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Niagara on the Lake, Ontario, Canada
My virtue is that I say what I think, my vice that what I think doesn't amount to much.

Wednesday, August 23, 2017

The Mower

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The Mower

The mower stalled, twice; kneeling, I found
A hedgehog jammed up against the blades,
Killed. It had been in the long grass.


I had seen it before, and even fed it, once.
Now I had mauled its unobtrusive world
Unmendably. Burial was no help:

Next morning I got up and it did not.
The first day after a death, the new absence
Is always the same; we should be careful

Of each other, we should be kind
While there is still time.

- Philip Larkin

Best Thrillers of the Last 100 Years


Signature picks 16 thrillers guaranteed to keep readers on the edge of their seats and glued to the page.

Gene Smith's Sink


"In 1977, on the sidewalk outside his loft on 23rd Street in Manhattan, the 58-year-old W. Eugene Smith watched from a wheelchair as some two dozen volunteers—mostly young photography students paying homage—loaded his life’s work into two shipping trucks. Twenty-two tons of materials were packed and driven across the country to a new photography archive called the Center for Creative Photography at the University of Arizona."
From Gene Smith’s Sink: A Wide-Angle View. Farrar, Straus and Giroux. Copyright  2017 by Sam Stephenson.


Read more: Literary Hub

Turtles All the Way Down


A 1988 review of Stephen Hawking's A Brief History of Time:
Stephen Hawking opens his new book with a marvelous old anecdote. A famous astronomer, after a lecture, was told by an elderly lady, who was perhaps under the influence of Hinduism, that his cosmology was all wrong. The world, she said, rests on the back of a giant tortoise. When the astronomer asked what the tortoise stands on, she replied: ‘You’re very clever, young man, very clever. But it’s turtles all the way down.’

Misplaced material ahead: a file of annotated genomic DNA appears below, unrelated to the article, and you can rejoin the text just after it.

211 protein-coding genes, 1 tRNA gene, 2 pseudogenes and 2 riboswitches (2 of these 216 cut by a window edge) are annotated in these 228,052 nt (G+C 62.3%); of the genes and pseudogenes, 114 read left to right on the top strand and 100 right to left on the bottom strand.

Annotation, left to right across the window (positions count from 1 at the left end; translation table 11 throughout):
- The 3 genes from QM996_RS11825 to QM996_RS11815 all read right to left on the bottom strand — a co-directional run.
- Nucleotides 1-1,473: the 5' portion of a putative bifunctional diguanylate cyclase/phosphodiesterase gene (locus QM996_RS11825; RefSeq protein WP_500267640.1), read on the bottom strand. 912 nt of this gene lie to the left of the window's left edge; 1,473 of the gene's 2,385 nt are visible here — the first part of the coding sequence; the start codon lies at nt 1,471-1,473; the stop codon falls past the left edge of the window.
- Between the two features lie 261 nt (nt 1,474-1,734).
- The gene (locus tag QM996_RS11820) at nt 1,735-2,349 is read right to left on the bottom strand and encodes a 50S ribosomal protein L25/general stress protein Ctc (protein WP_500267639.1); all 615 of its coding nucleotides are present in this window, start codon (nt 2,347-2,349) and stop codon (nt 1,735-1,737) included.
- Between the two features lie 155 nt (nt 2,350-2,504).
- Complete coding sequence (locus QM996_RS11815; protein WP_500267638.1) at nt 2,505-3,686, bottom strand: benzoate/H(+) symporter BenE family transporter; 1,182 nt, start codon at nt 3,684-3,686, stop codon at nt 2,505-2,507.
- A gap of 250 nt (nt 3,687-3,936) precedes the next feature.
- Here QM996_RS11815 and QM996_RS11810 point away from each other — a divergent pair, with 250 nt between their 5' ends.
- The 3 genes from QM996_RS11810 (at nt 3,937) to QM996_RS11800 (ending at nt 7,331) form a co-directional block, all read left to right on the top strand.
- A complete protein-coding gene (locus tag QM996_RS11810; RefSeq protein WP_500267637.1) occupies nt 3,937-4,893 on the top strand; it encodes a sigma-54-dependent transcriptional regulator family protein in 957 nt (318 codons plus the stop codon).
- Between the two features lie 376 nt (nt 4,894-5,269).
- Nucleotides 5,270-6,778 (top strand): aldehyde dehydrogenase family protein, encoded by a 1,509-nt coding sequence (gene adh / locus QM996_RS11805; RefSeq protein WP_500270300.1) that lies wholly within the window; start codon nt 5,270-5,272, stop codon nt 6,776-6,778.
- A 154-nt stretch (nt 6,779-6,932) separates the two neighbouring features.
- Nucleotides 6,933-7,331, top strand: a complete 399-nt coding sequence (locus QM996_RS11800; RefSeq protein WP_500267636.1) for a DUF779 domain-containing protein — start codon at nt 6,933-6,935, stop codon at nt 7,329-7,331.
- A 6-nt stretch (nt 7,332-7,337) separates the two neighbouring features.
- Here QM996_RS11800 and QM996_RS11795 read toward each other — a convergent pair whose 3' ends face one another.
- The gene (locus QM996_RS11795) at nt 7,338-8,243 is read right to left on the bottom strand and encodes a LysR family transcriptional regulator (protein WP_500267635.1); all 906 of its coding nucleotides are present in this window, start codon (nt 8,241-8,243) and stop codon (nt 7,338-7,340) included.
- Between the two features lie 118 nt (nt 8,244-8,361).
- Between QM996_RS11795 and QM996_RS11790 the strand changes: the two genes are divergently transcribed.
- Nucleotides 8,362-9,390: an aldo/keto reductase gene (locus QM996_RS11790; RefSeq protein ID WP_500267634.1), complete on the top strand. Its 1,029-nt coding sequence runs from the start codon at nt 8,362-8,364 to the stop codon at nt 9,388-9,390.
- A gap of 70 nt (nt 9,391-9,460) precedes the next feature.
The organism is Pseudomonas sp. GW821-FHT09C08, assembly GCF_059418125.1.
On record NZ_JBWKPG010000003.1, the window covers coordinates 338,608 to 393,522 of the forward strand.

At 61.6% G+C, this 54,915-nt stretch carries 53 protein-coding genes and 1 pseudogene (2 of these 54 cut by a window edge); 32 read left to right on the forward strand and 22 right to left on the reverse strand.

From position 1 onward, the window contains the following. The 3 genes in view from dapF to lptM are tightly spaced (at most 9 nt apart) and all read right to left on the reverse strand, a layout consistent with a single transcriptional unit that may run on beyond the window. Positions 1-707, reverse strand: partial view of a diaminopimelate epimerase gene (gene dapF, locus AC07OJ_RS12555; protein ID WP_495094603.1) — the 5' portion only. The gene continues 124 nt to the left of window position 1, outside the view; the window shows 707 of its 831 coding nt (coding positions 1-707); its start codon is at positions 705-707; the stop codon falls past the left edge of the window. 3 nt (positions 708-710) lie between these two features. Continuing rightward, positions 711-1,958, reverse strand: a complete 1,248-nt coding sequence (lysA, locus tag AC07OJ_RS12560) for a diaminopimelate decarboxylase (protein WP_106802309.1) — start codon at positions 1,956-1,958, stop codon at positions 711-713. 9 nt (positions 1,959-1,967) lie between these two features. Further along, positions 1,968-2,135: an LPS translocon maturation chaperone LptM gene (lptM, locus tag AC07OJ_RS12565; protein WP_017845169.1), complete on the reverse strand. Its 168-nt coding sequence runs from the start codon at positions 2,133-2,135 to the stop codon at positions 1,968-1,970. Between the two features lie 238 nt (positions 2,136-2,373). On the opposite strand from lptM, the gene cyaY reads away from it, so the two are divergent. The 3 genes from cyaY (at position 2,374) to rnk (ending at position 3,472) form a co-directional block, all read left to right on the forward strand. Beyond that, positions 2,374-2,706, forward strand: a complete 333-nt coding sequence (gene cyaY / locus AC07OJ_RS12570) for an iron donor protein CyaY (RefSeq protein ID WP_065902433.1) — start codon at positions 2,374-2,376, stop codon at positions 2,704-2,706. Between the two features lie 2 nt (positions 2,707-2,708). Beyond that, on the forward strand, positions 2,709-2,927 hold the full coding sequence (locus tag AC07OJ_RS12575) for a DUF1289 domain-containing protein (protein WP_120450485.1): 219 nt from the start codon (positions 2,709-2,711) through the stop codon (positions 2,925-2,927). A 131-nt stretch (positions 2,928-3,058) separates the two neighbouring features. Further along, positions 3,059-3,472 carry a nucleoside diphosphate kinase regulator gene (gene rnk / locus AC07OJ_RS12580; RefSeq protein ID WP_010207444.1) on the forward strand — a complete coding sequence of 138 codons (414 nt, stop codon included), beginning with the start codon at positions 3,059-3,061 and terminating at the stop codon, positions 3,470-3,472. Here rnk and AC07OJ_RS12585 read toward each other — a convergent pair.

Read more 

Tuesday, August 22, 2017

Are We All Just a Little Bit Kinsey Millhone?

One very terrible summer, I was jobless, in the wake of a breakup, and looking at the wrong side of thirty-five. “I don’t know what to do with myself,” I told a librarian friend. “Read the Kinsey Millhone mysteries,” she said. “They’re bestsellers for a reason and there’s a ton of them.”
Read more here 

Sunday, August 20, 2017

Little Pig's Ramble From Home


Jack Pig dresses up to go to town but receives his comeuppance when he discovers how pigs are "dressed" at the butcher's.
Via

Friday, August 18, 2017

Eclipses, Comets, and Dragons in a 16th-Century Chinese Text



A manuscript compendium from China, currently available for purchase from Jonathan A. Hill, Bookseller, records prognostications related to astronomic phenomena, including the possible meanings of eclipses.

More here

Wednesday, August 16, 2017

Writers React To Trump's Defense Of White Supremacists

Writers have been tweeting their feelings about President Trump's remarks on the violence in Charlottesville in which he defended the "Unite the Right" protesters.